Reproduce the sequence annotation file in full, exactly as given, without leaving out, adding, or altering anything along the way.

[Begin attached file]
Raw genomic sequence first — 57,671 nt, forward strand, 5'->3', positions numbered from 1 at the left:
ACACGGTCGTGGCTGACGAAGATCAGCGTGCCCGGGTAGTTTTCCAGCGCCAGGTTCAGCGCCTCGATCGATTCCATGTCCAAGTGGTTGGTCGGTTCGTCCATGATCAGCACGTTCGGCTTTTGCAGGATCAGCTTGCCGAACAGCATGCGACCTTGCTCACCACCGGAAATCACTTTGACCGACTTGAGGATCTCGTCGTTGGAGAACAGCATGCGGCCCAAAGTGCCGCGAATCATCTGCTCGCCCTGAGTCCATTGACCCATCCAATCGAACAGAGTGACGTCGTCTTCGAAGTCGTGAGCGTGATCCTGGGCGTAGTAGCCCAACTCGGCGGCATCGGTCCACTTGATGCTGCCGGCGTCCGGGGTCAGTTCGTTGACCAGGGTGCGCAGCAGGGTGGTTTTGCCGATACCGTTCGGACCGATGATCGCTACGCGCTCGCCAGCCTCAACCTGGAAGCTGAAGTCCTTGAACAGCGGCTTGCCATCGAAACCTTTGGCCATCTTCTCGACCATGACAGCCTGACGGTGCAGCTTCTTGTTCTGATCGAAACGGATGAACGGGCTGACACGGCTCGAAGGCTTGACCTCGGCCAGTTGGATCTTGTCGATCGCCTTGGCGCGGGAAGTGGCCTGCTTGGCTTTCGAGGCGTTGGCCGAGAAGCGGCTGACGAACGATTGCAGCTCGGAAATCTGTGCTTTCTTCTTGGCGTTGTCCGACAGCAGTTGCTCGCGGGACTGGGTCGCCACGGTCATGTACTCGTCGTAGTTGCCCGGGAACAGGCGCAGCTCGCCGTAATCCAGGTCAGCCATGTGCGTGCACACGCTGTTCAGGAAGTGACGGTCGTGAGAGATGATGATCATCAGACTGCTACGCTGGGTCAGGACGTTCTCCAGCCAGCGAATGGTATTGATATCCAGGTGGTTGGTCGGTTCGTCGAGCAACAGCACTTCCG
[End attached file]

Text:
Raw genomic sequence first — 57,671 nt, forward strand, 5'->3', positions numbered from 1 at the left:
ACACGGTCGTGGCTGACGAAGATCAGCGTGCCCGGGTAGTTTTCCAGCGCCAGGTTCAGCGCCTCGATCGATTCCATGTCCAAGTGGTTGGTCGGTTCGTCCATGATCAGCACGTTCGGCTTTTGCAGGATCAGCTTGCCGAACAGCATGCGACCTTGCTCACCACCGGAAATCACTTTGACCGACTTGAGGATCTCGTCGTTGGAGAACAGCATGCGGCCCAAAGTGCCGCGAATCATCTGCTCGCCCTGAGTCCATTGACCCATCCAATCGAACAGAGTGACGTCGTCTTCGAAGTCGTGAGCGTGATCCTGGGCGTAGTAGCCCAACTCGGCGGCATCGGTCCACTTGATGCTGCCGGCGTCCGGGGTCAGTTCGTTGACCAGGGTGCGCAGCAGGGTGGTTTTGCCGATACCGTTCGGACCGATGATCGCTACGCGCTCGCCAGCCTCAACCTGGAAGCTGAAGTCCTTGAACAGCGGCTTGCCATCGAAACCTTTGGCCATCTTCTCGACCATGACAGCCTGACGGTGCAGCTTCTTGTTCTGATCGAAACGGATGAACGGGCTGACACGGCTCGAAGGCTTGACCTCGGCCAGTTGGATCTTGTCGATCGCCTTGGCGCGGGAAGTGGCCTGCTTGGCTTTCGAGGCGTTGGCCGAGAAGCGGCTGACGAACGATTGCAGCTCGGAAATCTGTGCTTTCTTCTTGGCGTTGTCCGACAGCAGTTGCTCGCGGGACTGGGTCGCCACGGTCATGTACTCGTCGTAGTTGCCCGGGAACAGGCGCAGCTCGCCGTAATCCAGGTCAGCCATGTGCGTGCACACGCTGTTCAGGAAGTGACGGTCGTGAGAGATGATGATCATCAGACTGCTACGCTGGGTCAGGACGTTCTCCAGCCAGCGAATGGTATTGATATCCAGGTGGTTGGTCGGTTCGTCGAGCAACAGCACTTCCG